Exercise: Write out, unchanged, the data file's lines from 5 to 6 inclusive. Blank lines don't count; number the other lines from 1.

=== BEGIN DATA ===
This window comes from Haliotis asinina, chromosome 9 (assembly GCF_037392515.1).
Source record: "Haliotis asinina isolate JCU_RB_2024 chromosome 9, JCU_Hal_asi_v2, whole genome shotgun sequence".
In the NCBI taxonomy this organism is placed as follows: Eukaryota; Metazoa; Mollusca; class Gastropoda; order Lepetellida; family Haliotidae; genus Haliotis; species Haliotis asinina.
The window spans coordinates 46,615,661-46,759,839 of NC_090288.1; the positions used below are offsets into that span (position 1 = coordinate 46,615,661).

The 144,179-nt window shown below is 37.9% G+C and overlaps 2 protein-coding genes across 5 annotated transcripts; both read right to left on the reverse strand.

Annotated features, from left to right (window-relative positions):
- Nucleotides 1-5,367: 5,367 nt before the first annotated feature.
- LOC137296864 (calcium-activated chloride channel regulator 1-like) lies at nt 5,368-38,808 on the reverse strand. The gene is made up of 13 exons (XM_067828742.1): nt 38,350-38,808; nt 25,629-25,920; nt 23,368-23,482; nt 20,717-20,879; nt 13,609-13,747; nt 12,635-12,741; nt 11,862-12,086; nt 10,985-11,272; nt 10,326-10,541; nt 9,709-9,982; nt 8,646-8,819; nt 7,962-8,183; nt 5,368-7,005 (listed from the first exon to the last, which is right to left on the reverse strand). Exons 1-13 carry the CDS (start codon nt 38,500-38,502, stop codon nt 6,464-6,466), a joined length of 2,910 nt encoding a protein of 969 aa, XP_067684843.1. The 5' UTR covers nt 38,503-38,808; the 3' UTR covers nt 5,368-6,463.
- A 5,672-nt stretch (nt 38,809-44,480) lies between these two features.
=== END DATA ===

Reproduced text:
The 144,179-nt window shown below is 37.9% G+C and overlaps 2 protein-coding genes across 5 annotated transcripts; both read right to left on the reverse strand.

Annotated features, from left to right (window-relative positions):